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Chapter 3 Vocabulary
|Regular journey that begins at a home base and returns to the exact same place. A form of movement.
|Places within the rounds of daily activity.
|Retired or semiretired people who live in cold states and Canada for most of the year and move to warm states for the winter.
|A type of cyclic movement when herders move livestock through the year to continually find fresh water and green pastures.
|Migration pattern in which livestock are led to highlands during summer months and lowlands during winter months to graze.
|Spread of an idea or innovation from its hearth by the act of people moving and taking the idea of innovation with them.
|Purposeful movement of people from one country to another with a degree of permanence or intent to stay.
|A person who permanently moves out of their home country.
|A person who permanently moves into a new country.
|Difference between the number of immigrants (those coming into a country) and the number of emigrants (those leaving a country).
|Migrants who left their country because of political persecution and seek asylum in another country.
|Money that migrants send back to families and friends in their home countries, often in cash, forming an important part of the economy in many lower-income (peripheral) countries.
|Money flowing from home countries to migrants in their destination countries.
|Migrants who are invited into a country to work temporarily, are granted work visa status, and are expected to return to their home country at the end of the visa.
|Islands of development
|Cities in developing regions where foreign investment is concentrated and to which rural migrants are drawn.
|Purposeful movement of people within a country form one location to another with a degree of permanence or intent to stay.
|Dispersal of a people from their homeland to a new place, either voluntarily or by force.
|When a minority group loses distinct cultural traits, such as dress, food, or speech, and adopts the customs of the dominant culture.
|A form of forced migration where people are involuntary sold and traded for manual labor or as workers in the commercial sex trade.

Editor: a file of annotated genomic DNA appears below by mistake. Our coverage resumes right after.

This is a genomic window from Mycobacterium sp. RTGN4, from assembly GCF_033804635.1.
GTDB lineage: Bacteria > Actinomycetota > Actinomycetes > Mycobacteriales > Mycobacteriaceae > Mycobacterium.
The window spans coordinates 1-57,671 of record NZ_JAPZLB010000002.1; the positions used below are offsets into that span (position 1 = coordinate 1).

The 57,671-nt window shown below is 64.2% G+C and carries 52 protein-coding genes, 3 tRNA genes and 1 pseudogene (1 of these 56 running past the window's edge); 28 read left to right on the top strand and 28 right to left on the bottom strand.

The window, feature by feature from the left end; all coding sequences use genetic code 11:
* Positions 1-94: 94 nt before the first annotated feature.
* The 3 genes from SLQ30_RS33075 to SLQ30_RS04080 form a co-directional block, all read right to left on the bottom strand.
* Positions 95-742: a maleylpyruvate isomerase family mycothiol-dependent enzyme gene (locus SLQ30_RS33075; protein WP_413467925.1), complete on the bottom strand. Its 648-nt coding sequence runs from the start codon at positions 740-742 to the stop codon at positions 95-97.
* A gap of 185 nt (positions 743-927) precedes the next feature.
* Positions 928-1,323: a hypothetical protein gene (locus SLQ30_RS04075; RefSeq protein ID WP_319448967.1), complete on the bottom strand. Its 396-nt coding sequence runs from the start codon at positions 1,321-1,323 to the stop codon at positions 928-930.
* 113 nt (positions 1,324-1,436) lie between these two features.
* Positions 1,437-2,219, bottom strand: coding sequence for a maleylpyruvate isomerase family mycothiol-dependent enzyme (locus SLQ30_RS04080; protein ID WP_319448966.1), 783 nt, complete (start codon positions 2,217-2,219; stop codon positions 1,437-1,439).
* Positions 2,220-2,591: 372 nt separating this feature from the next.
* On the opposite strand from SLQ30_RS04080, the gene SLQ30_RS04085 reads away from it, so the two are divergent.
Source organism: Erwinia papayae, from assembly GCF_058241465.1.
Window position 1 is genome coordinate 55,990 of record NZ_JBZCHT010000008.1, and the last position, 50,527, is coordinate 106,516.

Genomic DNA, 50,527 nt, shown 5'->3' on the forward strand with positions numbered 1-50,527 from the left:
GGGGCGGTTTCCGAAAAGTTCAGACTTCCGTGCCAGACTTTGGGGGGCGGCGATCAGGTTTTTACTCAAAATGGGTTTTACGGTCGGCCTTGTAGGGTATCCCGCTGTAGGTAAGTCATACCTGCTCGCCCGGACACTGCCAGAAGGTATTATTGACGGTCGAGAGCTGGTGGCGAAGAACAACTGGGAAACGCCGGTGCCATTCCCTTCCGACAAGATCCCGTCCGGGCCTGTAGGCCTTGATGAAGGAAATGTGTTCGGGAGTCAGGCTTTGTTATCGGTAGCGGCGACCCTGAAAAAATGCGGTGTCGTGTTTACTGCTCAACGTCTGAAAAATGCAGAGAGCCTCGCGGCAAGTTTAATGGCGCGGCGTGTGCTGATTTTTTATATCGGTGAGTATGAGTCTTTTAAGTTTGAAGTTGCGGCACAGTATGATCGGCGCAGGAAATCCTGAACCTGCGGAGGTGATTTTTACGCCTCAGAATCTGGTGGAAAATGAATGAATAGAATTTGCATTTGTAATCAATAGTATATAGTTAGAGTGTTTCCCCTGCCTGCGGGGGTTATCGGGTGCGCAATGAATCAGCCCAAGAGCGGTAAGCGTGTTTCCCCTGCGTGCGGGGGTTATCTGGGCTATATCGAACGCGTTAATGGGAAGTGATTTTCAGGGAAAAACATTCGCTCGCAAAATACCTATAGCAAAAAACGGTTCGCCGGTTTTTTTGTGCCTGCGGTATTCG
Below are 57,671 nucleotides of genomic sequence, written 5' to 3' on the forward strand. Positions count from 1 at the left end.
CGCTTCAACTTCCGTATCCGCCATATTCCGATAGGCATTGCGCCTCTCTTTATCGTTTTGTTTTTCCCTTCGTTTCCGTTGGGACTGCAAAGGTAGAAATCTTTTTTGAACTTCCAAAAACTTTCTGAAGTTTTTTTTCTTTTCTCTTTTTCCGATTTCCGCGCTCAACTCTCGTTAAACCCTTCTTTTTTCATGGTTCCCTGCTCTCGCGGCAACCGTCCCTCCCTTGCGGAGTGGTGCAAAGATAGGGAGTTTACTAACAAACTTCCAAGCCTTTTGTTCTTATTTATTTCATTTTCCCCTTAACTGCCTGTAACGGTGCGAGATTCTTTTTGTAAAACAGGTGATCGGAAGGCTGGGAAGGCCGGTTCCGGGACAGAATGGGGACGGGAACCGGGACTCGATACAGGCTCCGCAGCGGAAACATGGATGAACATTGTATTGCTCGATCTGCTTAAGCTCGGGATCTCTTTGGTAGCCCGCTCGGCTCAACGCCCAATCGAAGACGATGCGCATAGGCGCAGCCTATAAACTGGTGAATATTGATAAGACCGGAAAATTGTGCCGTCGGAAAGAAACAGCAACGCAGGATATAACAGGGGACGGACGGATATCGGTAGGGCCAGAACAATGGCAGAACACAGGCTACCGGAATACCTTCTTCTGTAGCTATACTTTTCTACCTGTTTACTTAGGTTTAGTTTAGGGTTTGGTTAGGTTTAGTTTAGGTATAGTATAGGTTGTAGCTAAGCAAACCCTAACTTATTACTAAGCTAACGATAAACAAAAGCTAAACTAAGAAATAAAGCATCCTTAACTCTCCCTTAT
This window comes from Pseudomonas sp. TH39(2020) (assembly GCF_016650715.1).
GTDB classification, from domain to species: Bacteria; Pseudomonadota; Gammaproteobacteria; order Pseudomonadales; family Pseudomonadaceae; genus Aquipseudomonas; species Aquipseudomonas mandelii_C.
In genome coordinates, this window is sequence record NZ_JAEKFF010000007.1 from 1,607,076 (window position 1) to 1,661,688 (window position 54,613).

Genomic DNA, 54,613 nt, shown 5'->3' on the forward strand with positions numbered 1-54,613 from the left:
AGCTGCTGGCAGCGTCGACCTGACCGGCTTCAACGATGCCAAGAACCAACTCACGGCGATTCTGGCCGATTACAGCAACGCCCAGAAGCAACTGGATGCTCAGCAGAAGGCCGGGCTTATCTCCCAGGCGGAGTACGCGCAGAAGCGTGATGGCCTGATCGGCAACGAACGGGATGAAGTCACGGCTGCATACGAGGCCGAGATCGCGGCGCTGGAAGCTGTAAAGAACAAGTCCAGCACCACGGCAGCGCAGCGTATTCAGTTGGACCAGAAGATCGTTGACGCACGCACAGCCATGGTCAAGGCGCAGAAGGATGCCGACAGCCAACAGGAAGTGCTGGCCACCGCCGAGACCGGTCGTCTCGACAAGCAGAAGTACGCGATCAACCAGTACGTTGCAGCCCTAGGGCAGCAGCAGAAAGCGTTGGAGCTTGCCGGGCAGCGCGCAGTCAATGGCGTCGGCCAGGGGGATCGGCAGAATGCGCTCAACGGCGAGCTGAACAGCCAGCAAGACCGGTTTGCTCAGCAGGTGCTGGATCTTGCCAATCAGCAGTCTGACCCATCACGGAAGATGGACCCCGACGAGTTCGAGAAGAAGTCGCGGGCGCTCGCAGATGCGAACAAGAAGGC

|Forced labor or prison labor camps. Most often associated with authoritarian countries.
|Decreasing likelihood of diffusion with greater distance from the hearth.
|Urban geography model that mathematically predicts the degree of interaction and probability of migration (and other flows) between two places.
|Circumstances a migrant considers when deciding to leave the home country.
|Circumstances a migrant considers when deciding where to migrate.
|Presence of an opportunity near a migrant’s current location that greatly diminishes the attractiveness of migrating to a site farther away.
|Unauthorized or undocumented migrants
|Migrants who do not have legal permission to stay in the country where they live. Unauthorized migrants can be those who enter a country legally, as authorized migrants with a visa, and then stay when the visa expires.
|People that smuggle others across a border for a sizable fee.
|Permanent movement from one place to another that follows kinship links. For example, a group of migrants settles in a place and then communicates with family and friends at their former location to encourage migration along the same path.
|A refugee or group of refugees returning to their home country, usually with the assistance of government or a non-governmental organization.
|Migrant who claims the right to protection as a refugee in a country other than their home country.
|Internally displaced persons (IDP’s)
|People who have been displaced within their home country and do not cross international boundaries.
|Laws and agreements passed in the U.S. and Mexico in 1942 to encourage Mexicans to migrate to the United States to work in agriculture.